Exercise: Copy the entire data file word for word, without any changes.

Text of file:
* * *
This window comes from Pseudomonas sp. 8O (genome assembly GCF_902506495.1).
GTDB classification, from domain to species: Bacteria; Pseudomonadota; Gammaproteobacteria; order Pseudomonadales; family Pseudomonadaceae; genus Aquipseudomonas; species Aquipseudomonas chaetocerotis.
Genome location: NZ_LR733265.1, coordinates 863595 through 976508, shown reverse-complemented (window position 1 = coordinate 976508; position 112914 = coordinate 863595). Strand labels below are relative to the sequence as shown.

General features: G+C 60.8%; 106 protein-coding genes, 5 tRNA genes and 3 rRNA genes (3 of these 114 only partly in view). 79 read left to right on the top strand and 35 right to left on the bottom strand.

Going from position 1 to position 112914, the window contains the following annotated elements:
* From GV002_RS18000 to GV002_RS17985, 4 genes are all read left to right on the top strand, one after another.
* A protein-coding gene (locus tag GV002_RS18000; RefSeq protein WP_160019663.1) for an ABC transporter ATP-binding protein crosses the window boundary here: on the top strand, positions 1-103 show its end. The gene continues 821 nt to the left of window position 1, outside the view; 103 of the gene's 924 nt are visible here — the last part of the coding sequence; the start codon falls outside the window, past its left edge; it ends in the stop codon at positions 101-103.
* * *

This window comes from Pseudomonas sp. 8O (genome assembly GCF_902506495.1).
GTDB classification, from domain to species: Bacteria; Pseudomonadota; Gammaproteobacteria; order Pseudomonadales; family Pseudomonadaceae; genus Aquipseudomonas; species Aquipseudomonas chaetocerotis.
Genome location: NZ_LR733265.1, coordinates 863595 through 976508, shown reverse-complemented (window position 1 = coordinate 976508; position 112914 = coordinate 863595). Strand labels below are relative to the sequence as shown.

General features: G+C 60.8%; 106 protein-coding genes, 5 tRNA genes and 3 rRNA genes (3 of these 114 only partly in view). 79 read left to right on the top strand and 35 right to left on the bottom strand.

Going from position 1 to position 112914, the window contains the following annotated elements:
* From GV002_RS18000 to GV002_RS17985, 4 genes are all read left to right on the top strand, one after another.
* A protein-coding gene (locus tag GV002_RS18000; RefSeq protein WP_160019663.1) for an ABC transporter ATP-binding protein crosses the window boundary here: on the top strand, positions 1-103 show its end. The gene continues 821 nt to the left of window position 1, outside the view; 103 of the gene's 924 nt are visible here — the last part of the coding sequence; the start codon falls outside the window, past its left edge; it ends in the stop codon at positions 101-103.